DM is a chronic metabolic disease caused by either absolute or relative insulin deficiency or varying degrees of insulin resistance resulting in high blood glucose levels (hyperglycemia). If pancreatic beta cells do not produce enough insulin or the body does not respond to the insulin, glucose builds up in the blood instead of being used by the cells, leading to prediabetes or diabetes. Over time, high blood glucose damages nerves and blood vessels leading to complications. Diabetes is classified into the following general categories.
Type 1 DM (due to beta-cell destruction leading to insulin deficiency).
Type 2 DM (progressive loss of insulin secretion on the background of insulin resistance).
Gestational DM (diagnosed in the second or third trimester of pregnancy).
MODY—Maturity-onset diabetes of youth caused by mutations of different types: Most common forms are glucokinase and HNF alpha mutations.
LADA (type 1.5 DM)—Latent autoimmune diabetes of adults is a form of type 1 diabetes that develops during the adult years. It is sometimes misdiagnosed as type 2 diabetes given the adult onset and similarities with type 2 diabetes.
Long-term complications of diabetes are due to microvascular and macrovascular disease. The pathophysiology of diabetes-related complications involves multiple metabolic pathways.
Labs drawn and results:
HbA1C to check for the average level of blood glucose of the past 3 months: 8.8%.
Fasting plasma glucose: 145 mg/dL.
Fasting lipid profile: Total lipids: 246 mg/dL; LDL: 164 mg/dL, HDL: 38 mg/dL, triglycerides: 202 mg/dL.
10-year ASCVD risk: 16.5% (intermediate; according to American College of Cardiology).
Pancreatic assays revealed a mean C-peptide level of 5.0 ng/mL, and islet cell antibody testing was negative.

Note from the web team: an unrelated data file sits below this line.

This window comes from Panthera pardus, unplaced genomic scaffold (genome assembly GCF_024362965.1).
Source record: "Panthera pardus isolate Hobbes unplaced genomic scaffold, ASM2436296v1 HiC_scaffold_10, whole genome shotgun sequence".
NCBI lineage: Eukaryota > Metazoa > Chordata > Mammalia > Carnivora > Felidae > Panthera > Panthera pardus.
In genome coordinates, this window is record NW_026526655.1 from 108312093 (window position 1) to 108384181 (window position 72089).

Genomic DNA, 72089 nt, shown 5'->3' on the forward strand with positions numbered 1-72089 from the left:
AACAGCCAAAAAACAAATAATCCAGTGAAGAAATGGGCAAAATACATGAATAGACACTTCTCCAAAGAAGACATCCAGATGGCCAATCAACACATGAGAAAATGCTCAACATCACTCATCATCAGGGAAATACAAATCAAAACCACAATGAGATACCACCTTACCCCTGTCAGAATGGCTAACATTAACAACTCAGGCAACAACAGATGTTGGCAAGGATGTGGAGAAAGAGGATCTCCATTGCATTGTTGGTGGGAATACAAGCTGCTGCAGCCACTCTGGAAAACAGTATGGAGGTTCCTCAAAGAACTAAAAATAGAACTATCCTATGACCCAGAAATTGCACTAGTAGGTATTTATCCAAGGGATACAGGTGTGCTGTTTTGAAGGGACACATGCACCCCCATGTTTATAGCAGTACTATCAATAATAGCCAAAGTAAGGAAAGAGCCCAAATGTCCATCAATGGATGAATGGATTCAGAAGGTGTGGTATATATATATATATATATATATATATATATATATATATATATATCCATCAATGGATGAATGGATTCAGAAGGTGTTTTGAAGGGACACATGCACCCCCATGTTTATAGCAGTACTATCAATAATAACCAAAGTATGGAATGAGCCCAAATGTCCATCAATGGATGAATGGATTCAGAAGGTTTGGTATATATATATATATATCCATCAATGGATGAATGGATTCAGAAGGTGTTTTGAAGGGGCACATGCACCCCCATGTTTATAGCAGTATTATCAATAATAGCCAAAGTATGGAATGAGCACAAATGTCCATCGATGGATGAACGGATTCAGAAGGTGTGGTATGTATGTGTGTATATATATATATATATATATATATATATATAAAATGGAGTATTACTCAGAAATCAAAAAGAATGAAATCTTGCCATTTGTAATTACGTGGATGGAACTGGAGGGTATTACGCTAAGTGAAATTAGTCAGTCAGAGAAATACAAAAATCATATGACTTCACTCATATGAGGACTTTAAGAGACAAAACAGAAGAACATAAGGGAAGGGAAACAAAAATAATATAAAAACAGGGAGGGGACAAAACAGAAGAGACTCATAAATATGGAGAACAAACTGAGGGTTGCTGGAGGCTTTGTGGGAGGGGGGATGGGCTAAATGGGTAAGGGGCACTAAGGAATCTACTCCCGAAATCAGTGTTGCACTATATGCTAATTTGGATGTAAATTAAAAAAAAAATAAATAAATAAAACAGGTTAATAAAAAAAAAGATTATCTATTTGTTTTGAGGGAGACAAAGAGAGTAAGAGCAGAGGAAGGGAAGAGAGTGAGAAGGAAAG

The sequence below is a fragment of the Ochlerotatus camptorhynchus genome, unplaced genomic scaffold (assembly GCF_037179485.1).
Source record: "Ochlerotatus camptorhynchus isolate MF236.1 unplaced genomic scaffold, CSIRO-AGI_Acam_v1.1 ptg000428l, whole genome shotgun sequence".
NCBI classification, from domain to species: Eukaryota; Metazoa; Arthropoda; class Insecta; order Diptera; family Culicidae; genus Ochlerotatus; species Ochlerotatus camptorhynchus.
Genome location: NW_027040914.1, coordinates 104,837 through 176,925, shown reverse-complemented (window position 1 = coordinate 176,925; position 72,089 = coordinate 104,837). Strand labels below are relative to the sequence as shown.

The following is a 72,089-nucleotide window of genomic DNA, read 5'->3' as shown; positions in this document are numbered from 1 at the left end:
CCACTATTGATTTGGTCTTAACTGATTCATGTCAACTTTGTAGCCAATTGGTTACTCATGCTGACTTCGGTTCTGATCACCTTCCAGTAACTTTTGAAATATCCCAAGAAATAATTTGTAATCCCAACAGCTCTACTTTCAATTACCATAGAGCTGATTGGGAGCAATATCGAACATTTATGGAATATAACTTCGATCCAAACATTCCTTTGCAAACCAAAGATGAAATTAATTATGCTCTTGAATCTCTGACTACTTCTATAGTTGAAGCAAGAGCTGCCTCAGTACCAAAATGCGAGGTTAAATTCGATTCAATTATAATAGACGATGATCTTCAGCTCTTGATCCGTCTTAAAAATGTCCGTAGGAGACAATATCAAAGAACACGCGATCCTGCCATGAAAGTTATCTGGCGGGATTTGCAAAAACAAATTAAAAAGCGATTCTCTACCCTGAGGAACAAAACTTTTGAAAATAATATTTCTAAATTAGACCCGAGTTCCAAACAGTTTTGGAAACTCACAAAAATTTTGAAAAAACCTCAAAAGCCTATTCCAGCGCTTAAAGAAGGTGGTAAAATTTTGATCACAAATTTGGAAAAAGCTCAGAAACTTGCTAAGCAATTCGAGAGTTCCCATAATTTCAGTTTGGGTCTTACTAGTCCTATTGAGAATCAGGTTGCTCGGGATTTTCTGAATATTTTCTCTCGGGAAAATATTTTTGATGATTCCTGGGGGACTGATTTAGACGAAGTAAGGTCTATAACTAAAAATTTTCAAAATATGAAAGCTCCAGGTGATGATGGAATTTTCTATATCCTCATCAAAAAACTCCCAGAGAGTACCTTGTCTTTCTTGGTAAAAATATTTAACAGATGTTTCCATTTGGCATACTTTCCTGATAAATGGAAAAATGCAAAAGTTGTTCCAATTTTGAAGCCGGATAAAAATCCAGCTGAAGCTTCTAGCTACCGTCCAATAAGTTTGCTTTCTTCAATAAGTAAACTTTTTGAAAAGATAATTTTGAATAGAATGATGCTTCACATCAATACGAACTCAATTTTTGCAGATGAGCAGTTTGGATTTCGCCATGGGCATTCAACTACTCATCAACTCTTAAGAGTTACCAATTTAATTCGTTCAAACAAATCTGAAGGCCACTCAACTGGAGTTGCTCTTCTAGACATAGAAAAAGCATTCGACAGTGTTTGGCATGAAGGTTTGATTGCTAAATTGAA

CBC values all were in normal range.
CMP results were within normal limits except for glucose.
Serum creatinine: 1.06 mg/dL.
eGFR: 55 mL/min/1.73 m2.
Urinary albumin-to-creatinine ratio was 32.
TSH was 0.7 μ/L.
PSA was 2.5 ng/mL.
Mr. Powell was administered 10 units of regular insulin and was admitted to the Infirmary, where his blood sugars were monitored hourly until they were under 200 mg/dL. Hydration was encouraged. He was placed on metformin (500 mg BID) for DM, with a sliding scale AM and PM based upon blood glucose readings; lisinopril (10 mg) for HTN, a moderate dose statin (atorvastatin 40 mg daily) for hyperlipidemia, and low-dose aspirin (81 mg daily).
Mr. Powell was scheduled for daily provider evaluations in the Infirmary, and multiple patient education sessions with nursing staff to review Diabetes Mellitus and self-care. He was enrolled in the Chronic Disease program at the facility and was scheduled to be seen in two weeks.
Although Mr. Powell had family members with diabetes, patent education began with the basics. Patient education included use of a glucometer and lancets, with return demonstrations indicating competency. Mr. Powell was encouraged to quit tobacco. A heart-healthy diet emphasizing intake of vegetables, fruits, legumes, nuts, whole grains, and fish was recommended. Finally, the signs and symptoms of hyperglycemia and hypoglycemia were reviewed with Mr. Powell and the importance of notifying healthcare staff should any signs appear. Mr. Powell had ample time to have his questions answered.